history:reunion_efforts_post_coonan_cross_oath_among_st._thomas_christian_bishops:reunion_attempts_by_mar_thomas_vi_mar_dionysius_i_and_mar_joseph_cariattil_1765-1786

Reunion Attempts by Mar Thomas VI (Mar Dionysius I) and Mar Joseph Cariattil (1765-1786)

Early Efforts by Mar Thomas VI

Mar Thomas VI (later Mar Dionysius I), born Joseph Parampil in 1728 in a Catholic family at Kuravilangad, became a priest in the non-Catholic community under his uncle Mar Thomas V's influence. In 1761, Mar Thomas V elevated him to “episcopal dignity,” and upon Mar Thomas V's death in 1765, Joseph succeeded him as Mar Thomas VI. His reconciliation efforts with the Catholic Church started in the same year, initially seeking to align with Bishop Florence of Jesus OCD, the vicar apostolic of Malabar.

Proposals and Consecration

The Propaganda Fide considered granting Mar Thomas VI the dignity of Protonotary Apostolic or Knighthood, depending on his choice to be an ecclesiastic or remain lay. However, before these proposals could be conveyed, Mar Thomas VI was consecrated bishop by the Antiochene Bishop Gregorios in January 1772, assuming the name Mar Dionysius I.

Continued Reconciliation Efforts

Mar Dionysius I pursued reconciliation through various channels, including Florence of Jesus, Archbishop Salvador dos Reis of Cranganore, and Visitor Apostolic Fr Lawrence Justiniani. Despite multiple requests, these authorities resisted integrating Mar Dionysius I and his followers into the Catholic Church.

Regarding his attempts through the vicar apostolic of Malabar and the archbishop of Cranganore, in his petition addressed to Pope Pius VI, Mar Dionysius I stated:

Several times I earnestly requested and prayed with sighs through the presbyters of the orthodox faith (Catholics), Msgr Salvador dos Reis, the metropolitan of Cranganore and Florence of Jesus, the Bishop of Aeropolis and the vicar apostolic of Malabar and Cochin, to aggregate me with all my people to the unity of the body of the Catholic Church by giving absolution from the excommunication that has fallen on us since the time of our forefathers, and if they were unable to do this, to send my petition to the Apostolic See of Rome. But they refused and kept away. 1)

Propaganda Fide's Stance and Bishop Francis Sales' Role

Propaganda Fide maintained a stance against granting Mar Dionysius I ordinary jurisdiction, offering him an annual subsidy instead. Instructions to Bishop Francis Sales, the new vicar apostolic, emphasized converting Mar Dionysius I without granting him spiritual authority or encouraging the notion of a native bishop for the St Thomas Christians.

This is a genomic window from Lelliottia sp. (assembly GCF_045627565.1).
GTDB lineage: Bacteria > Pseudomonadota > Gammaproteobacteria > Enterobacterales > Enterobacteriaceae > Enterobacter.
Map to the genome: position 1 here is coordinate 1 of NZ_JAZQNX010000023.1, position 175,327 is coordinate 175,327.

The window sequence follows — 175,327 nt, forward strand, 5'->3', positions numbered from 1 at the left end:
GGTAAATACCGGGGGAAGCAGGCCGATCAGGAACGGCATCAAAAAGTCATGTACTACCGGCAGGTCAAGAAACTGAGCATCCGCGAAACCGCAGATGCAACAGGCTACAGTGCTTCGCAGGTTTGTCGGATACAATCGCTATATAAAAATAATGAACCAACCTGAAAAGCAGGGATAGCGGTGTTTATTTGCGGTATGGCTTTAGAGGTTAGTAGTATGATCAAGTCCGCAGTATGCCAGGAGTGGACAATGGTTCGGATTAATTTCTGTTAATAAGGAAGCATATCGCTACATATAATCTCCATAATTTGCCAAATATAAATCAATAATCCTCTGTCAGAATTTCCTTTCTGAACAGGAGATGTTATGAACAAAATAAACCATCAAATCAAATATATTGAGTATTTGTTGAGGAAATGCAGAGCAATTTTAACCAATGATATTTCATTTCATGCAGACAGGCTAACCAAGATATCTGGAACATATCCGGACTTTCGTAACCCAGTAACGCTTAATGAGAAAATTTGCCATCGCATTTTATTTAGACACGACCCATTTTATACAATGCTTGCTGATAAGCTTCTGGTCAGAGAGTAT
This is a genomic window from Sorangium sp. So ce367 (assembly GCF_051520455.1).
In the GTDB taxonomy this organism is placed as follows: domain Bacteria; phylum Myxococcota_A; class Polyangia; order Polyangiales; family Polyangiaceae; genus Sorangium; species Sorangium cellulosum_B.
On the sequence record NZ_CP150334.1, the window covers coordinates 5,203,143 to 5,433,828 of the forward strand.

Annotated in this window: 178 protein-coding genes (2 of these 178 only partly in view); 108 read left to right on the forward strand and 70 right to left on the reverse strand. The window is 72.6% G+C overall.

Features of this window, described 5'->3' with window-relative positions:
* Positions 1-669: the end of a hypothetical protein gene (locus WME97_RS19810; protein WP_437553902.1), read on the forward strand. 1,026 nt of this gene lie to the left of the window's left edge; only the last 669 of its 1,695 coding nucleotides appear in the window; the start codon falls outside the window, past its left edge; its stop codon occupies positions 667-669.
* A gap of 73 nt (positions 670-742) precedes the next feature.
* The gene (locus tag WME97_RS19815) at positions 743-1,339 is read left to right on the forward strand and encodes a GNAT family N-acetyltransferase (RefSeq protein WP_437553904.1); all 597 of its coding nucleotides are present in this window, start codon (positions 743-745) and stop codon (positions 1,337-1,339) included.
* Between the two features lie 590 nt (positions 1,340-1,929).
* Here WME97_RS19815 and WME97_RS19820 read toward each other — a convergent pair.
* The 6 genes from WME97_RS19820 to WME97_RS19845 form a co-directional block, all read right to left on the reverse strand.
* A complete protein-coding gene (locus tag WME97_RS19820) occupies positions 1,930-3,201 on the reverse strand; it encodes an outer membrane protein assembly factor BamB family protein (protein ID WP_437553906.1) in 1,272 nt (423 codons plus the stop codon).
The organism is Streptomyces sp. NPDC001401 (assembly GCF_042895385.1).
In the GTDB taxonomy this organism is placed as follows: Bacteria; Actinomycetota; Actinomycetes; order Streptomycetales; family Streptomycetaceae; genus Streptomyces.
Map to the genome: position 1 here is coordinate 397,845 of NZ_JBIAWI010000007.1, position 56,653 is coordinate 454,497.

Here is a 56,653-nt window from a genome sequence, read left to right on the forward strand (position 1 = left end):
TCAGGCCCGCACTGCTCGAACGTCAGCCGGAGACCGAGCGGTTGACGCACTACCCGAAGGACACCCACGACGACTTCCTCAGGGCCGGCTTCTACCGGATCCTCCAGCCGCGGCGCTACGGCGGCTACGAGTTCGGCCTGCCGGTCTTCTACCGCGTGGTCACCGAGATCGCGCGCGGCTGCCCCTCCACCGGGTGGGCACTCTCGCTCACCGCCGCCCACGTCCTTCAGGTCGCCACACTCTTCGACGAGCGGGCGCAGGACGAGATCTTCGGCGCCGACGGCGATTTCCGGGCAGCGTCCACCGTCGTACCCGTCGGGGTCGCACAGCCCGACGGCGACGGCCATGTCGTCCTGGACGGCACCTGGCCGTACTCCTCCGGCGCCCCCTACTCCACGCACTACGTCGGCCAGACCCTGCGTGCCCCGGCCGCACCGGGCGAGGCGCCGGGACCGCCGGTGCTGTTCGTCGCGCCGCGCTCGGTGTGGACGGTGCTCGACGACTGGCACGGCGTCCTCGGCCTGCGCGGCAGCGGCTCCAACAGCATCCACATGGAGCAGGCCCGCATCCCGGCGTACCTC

On 6 August 1774 the Congregation also gave the following instruction to the new vicar apostolic Bishop Francis Sales concerning the reunion of Mar Dionysius I, who was then a validly consecrated bishop with jurisdiction over his people:

Regarding the conversion of the mitred layman Mar Thomas, and of the schismatic bishop who intruded himself into that mission, the vicar apostolic with his zeal and prudence should employ all those means, which he believes opportune and practical. And as regards the first individual, whose conversion would be more important, besides the primary and most appropriate means of exhortation and persuasion, you can make use of some offer in disposing him more readily to acknowledge the truth, for example, you may permit him to exercise some supervision over his subjects in the administration of temporal goods, but never in anything of spiritual matters. In order to assist him in his indigence, it will not be far from the mind of the Sacred Congregation to grant him an annual allowance of 100 scudi or less according to the decision of the vicar apostolic, who should be very careful not to encourage talk about the nation's desire to have its own bishop or head of its rite because if this were conceded to the people, there would be evident danger of the same nation separating itself abruptly, or at least gradually, from its dependence on the vicar apostolic which is considered necessary to maintain such a large and excellent flock in the faith and in union with the Catholic Church.2)

Rome's Perception and Obstacles to Reunion

Rome, perceiving the St Thomas Christians as converted heretics and schismatics, was apprehensive about a native bishop's impact on their faith and communion. Mar Dionysius I's attempts at reunion were not supported by Bishop Francis Sales, reflecting the broader conflict between the archdiocese of Cranganore (Portuguese Padroado) and the vicariate apostolic of Malabar (Carmelite vicars apostolic of Propaganda Fide). The primary obstacle remained the retention of episcopal jurisdiction, which both authorities viewed as a threat to their control over the St Thomas Christians.

1)
Vatican City, Historical Archives of the Congregation for the Evangelization of Peoples, Scritture riferite nei Congressi: India Orientale e Cina, vol. 39, f. 14; English trans. The Varthamanappusthakam, 140; see also The Travancore State Manual, vol. 2, 209.
2)
Vatican City, Historical Archives of the Congregation for the Evangelization of Peoples, Scritture Originali riferite nelle Congregazioni Generali, vol. 839, f. 222; also in Ambrosius a S. Theresia, Hierarchia Carmelitana, 277. In tis citation simply Mar Thomas is used to refer to Mar Thomas VI, who assumed the name Mar Dionysius I at the time of his valid episcopal consecration.
history/reunion_efforts_post_coonan_cross_oath_among_st._thomas_christian_bishops/reunion_attempts_by_mar_thomas_vi_mar_dionysius_i_and_mar_joseph_cariattil_1765-1786.txt · Last modified: 2024/01/22 11:27 by smcc